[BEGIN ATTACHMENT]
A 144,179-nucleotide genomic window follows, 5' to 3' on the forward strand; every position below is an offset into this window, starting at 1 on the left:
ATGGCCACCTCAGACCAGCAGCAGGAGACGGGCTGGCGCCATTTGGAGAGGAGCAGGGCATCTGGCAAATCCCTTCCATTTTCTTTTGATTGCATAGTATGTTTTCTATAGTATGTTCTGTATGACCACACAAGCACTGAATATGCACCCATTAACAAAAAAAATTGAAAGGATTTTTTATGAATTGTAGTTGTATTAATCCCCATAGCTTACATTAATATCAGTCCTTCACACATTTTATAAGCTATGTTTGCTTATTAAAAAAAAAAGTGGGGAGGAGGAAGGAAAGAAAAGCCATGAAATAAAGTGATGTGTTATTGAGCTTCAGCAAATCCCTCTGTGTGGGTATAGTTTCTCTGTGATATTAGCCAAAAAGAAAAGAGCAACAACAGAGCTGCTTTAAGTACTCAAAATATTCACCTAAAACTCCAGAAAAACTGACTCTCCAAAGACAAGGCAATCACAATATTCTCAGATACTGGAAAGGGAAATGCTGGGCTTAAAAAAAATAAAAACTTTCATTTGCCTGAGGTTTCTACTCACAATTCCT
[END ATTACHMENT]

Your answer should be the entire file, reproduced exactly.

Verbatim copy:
A 144,179-nucleotide genomic window follows, 5' to 3' on the forward strand; every position below is an offset into this window, starting at 1 on the left:
ATGGCCACCTCAGACCAGCAGCAGGAGACGGGCTGGCGCCATTTGGAGAGGAGCAGGGCATCTGGCAAATCCCTTCCATTTTCTTTTGATTGCATAGTATGTTTTCTATAGTATGTTCTGTATGACCACACAAGCACTGAATATGCACCCATTAACAAAAAAAATTGAAAGGATTTTTTATGAATTGTAGTTGTATTAATCCCCATAGCTTACATTAATATCAGTCCTTCACACATTTTATAAGCTATGTTTGCTTATTAAAAAAAAAAGTGGGGAGGAGGAAGGAAAGAAAAGCCATGAAATAAAGTGATGTGTTATTGAGCTTCAGCAAATCCCTCTGTGTGGGTATAGTTTCTCTGTGATATTAGCCAAAAAGAAAAGAGCAACAACAGAGCTGCTTTAAGTACTCAAAATATTCACCTAAAACTCCAGAAAAACTGACTCTCCAAAGACAAGGCAATCACAATATTCTCAGATACTGGAAAGGGAAATGCTGGGCTTAAAAAAAATAAAAACTTTCATTTGCCTGAGGTTTCTACTCACAATTCCT